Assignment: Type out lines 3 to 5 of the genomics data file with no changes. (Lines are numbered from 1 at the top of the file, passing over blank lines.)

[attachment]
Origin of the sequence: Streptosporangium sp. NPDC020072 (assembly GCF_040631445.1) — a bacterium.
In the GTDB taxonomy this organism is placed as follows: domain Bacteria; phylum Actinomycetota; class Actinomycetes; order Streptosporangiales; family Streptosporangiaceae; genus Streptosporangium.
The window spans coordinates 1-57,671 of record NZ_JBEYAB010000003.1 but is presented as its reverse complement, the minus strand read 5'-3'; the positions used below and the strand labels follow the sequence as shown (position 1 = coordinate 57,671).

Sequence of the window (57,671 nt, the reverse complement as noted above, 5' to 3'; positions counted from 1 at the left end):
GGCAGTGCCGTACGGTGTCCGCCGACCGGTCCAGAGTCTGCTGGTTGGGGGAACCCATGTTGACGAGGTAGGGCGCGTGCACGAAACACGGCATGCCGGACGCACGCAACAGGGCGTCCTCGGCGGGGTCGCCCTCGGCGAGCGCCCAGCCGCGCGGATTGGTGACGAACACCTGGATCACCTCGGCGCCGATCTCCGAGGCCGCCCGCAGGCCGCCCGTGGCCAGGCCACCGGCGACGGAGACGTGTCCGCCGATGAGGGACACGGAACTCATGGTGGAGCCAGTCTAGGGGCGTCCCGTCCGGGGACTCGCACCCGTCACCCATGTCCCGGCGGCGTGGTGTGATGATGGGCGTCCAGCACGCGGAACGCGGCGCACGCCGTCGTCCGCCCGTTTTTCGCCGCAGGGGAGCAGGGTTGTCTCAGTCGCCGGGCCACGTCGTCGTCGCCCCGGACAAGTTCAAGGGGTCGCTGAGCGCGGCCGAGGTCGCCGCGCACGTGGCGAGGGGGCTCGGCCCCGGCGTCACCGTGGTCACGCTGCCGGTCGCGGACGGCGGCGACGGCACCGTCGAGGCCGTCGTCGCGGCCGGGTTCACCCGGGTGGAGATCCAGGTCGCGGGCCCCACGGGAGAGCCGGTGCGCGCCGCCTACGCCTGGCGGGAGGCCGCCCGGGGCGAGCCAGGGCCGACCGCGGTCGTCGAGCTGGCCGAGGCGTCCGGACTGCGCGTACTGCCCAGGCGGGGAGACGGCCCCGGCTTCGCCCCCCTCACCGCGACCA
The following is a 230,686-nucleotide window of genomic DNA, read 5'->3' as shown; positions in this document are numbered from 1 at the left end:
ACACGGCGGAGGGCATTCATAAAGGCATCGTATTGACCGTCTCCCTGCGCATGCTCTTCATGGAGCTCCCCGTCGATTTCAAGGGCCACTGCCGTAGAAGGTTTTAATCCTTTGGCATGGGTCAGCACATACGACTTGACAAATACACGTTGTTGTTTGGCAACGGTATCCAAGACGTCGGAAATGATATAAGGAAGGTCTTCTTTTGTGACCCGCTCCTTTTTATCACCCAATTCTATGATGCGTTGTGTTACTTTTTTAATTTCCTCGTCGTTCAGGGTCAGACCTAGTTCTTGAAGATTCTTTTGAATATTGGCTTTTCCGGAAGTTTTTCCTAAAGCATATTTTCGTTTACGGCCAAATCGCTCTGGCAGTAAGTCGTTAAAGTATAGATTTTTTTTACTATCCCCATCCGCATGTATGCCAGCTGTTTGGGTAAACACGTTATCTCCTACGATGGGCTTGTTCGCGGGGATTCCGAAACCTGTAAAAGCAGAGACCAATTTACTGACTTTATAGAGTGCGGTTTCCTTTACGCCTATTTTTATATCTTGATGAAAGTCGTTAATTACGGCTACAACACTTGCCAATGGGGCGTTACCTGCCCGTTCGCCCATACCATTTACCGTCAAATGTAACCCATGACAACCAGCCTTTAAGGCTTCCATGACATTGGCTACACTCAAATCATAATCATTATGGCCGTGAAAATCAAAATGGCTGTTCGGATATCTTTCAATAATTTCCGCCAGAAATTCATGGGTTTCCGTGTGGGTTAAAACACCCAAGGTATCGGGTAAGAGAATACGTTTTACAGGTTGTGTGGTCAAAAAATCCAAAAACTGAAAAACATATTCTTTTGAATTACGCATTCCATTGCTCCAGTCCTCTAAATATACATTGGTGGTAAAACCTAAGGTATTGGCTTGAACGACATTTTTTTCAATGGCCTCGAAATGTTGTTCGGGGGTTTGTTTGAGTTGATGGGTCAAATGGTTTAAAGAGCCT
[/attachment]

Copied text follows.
The window spans coordinates 1-57,671 of record NZ_JBEYAB010000003.1 but is presented as its reverse complement, the minus strand read 5'-3'; the positions used below and the strand labels follow the sequence as shown (position 1 = coordinate 57,671).

Sequence of the window (57,671 nt, the reverse complement as noted above, 5' to 3'; positions counted from 1 at the left end):
GGCAGTGCCGTACGGTGTCCGCCGACCGGTCCAGAGTCTGCTGGTTGGGGGAACCCATGTTGACGAGGTAGGGCGCGTGCACGAAACACGGCATGCCGGACGCACGCAACAGGGCGTCCTCGGCGGGGTCGCCCTCGGCGAGCGCCCAGCCGCGCGGATTGGTGACGAACACCTGGATCACCTCGGCGCCGATCTCCGAGGCCGCCCGCAGGCCGCCCGTGGCCAGGCCACCGGCGACGGAGACGTGTCCGCCGATGAGGGACACGGAACTCATGGTGGAGCCAGTCTAGGGGCGTCCCGTCCGGGGACTCGCACCCGTCACCCATGTCCCGGCGGCGTGGTGTGATGATGGGCGTCCAGCACGCGGAACGCGGCGCACGCCGTCGTCCGCCCGTTTTTCGCCGCAGGGGAGCAGGGTTGTCTCAGTCGCCGGGCCACGTCGTCGTCGCCCCGGACAAGTTCAAGGGGTCGCTGAGCGCGGCCGAGGTCGCCGCGCACGTGGCGAGGGGGCTCGGCCCCGGCGTCACCGTGGTCACGCTGCCGGTCGCGGACGGCGGCGACGGCACCGTCGAGGCCGTCGTCGCGGCCGGGTTCACCCGGGTGGAGATCCAGGTCGCGGGCCCCACGGGAGAGCCGGTGCGCGCCGCCTACGCCTGGCGGGAGGCCGCCCGGGGCGAGCCAGGGCCGACCGCGGTCGTCGAGCTGGCCGAGGCGTCCGGACTGCGCGTACTGCCCAGGCGGGGAGACGGCCCCGGCTTCGCCCCCCTCACCGCGACCA